Thompson was serving the second of his two one-year terms as president of the UTLC and Barton Pope was president of the South Australian Chamber of Manufactures.
A week later Thompson, in his first and much more subtle address to the UTLC as its incoming president, implied that, while workers had not reached 'our ultimate goal of Socialism', it didn't really matter because the trade union movement had achieved so much since the end of the war: inter alia the best-possible wages, the breaking of wage-pegging regulations, and provisions for longer annual leave.
The event's significance was best outlined by the News--by far the more likely of Adelaide's two daily newspapers to support the ALP rather than the LCL--which pointed out that it was the first time in the 60-year history of the UTLC that one of its officials had attended such a function.
At a meeting of the UTLC in early December, the secretary of the Plasterers' Union, 'Jim' Cavanagh, a much-respected figure on and by the Left, denounced 'dining with class enemies' and urged the UTLC, albeit unsuccessfully, to dissociate itself from its president's actions.
But what infuriated other metal trades unions in the state--and worried both the UTLC and the ASE federal council and executive--were the tightening of the 'closed shop' arrangement with Pope's and, above all, the ban on Communist trade union officials at any level.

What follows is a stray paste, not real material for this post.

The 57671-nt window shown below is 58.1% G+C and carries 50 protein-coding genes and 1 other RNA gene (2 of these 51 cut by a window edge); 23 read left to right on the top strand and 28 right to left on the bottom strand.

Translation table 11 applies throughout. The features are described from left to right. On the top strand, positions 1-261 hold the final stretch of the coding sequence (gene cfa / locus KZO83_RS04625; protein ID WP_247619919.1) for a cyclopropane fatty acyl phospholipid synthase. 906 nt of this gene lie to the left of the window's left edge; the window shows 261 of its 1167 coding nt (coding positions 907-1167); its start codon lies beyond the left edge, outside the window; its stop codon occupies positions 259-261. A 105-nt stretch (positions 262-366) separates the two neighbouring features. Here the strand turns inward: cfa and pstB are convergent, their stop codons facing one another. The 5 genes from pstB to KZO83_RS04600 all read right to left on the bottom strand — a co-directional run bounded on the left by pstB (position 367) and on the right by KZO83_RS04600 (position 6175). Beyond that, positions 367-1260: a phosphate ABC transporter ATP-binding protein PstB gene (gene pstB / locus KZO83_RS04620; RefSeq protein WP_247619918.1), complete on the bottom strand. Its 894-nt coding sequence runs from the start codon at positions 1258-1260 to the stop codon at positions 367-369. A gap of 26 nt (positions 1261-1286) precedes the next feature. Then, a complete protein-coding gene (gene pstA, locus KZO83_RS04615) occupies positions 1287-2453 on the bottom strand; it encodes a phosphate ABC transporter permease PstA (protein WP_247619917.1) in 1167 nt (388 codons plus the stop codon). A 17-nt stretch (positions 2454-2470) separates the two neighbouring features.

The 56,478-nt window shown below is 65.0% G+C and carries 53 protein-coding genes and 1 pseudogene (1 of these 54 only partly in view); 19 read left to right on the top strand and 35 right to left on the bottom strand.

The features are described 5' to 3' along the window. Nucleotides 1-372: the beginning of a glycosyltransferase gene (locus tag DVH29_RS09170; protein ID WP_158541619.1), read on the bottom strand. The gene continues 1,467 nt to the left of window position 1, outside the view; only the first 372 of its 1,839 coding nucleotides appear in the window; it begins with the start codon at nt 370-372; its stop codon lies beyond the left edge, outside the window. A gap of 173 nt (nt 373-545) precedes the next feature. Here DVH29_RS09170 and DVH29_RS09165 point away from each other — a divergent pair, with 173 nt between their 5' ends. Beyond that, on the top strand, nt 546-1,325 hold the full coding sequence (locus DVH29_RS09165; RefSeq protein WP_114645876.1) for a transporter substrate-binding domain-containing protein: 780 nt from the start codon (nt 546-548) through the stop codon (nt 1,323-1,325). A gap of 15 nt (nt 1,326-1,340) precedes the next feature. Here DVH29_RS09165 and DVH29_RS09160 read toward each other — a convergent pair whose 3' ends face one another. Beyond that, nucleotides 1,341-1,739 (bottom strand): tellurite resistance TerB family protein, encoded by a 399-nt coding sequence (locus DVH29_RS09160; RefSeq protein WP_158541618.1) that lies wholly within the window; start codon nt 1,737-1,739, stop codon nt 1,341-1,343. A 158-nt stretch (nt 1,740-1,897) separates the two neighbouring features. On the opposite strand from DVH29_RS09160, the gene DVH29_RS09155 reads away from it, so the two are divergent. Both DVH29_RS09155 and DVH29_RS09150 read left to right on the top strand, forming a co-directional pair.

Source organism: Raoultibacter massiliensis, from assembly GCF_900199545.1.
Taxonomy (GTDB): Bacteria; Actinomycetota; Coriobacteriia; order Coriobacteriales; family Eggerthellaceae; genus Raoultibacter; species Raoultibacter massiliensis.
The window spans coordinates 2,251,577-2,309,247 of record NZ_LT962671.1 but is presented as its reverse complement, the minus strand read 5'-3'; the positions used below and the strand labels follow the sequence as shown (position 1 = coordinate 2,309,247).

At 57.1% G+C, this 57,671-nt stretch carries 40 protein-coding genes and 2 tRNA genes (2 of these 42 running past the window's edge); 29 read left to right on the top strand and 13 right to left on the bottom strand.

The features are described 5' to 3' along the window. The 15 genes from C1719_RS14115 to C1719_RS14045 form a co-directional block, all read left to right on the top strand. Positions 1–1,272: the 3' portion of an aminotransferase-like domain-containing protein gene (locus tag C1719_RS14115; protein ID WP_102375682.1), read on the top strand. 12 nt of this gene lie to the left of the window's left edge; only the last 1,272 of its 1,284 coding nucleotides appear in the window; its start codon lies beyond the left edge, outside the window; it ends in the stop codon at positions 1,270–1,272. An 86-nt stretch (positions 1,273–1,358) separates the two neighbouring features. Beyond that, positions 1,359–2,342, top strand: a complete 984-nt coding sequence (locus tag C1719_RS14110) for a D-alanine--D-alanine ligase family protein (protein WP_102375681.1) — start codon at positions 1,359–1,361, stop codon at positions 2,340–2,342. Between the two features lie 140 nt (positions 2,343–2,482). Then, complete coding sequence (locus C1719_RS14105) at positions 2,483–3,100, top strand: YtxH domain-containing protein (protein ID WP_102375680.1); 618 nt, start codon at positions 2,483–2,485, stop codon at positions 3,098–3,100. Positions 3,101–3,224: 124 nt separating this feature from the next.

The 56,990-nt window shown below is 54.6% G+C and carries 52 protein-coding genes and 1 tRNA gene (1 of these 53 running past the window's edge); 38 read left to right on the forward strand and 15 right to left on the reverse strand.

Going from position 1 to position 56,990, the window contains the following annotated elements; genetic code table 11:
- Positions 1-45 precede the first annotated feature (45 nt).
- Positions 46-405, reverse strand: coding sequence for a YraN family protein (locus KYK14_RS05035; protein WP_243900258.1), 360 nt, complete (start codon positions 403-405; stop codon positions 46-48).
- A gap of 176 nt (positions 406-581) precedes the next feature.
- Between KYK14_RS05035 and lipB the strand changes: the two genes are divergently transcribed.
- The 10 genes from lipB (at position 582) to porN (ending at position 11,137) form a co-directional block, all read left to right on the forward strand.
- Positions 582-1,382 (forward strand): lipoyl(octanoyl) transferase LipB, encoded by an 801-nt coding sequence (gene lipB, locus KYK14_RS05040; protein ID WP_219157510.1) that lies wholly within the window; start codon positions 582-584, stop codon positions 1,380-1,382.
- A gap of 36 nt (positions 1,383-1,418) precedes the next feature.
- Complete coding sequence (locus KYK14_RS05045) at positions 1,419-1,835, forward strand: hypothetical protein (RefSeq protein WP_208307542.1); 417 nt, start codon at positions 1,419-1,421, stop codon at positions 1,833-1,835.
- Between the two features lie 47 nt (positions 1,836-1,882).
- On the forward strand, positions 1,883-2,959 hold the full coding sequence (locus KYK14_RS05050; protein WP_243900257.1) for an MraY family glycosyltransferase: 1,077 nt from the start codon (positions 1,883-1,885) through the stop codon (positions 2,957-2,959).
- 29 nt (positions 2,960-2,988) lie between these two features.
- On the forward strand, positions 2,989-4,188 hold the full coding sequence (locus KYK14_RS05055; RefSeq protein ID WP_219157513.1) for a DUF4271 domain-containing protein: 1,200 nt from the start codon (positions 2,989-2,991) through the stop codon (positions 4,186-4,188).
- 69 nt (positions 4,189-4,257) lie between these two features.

McCaffrey angrily protested to both the UTLC and the newly-formed Metal Trades Federation of South Australia, arguing that the PP-ASE agreement was 'in complete contradiction' to the policy of the MTF which opposed the making of agreements by individual unions.
The UTLC was in an awkward position; Thompson was still, after all, its president.
In February, Thompson launched a defamation action against McCaffrey who, at a UTLC meeting, had effectively accused him of betraying the membership of the ASE.
According to earlier reports, the Belarusian side was expected to contribute railway terminals in Brest and assets of the firm Belintertrans to the UTLC.
The national railway operators of Russia, Kazakhstan, and Belarus inked the pact to establish the United Transport and Logistics Company (UTLC) in June 2013.
Apart from offering a so-called "single window" service, UTLC PO will also have to operate train services, including the procurement of rolling stock, arrangement of customs clearance at borders, along with associated services on the route.
In June 2013, the three railways decided to form UTLC, and UTLC PO was set up in October 2013, headed by Mr Zhanar Rymzhanova.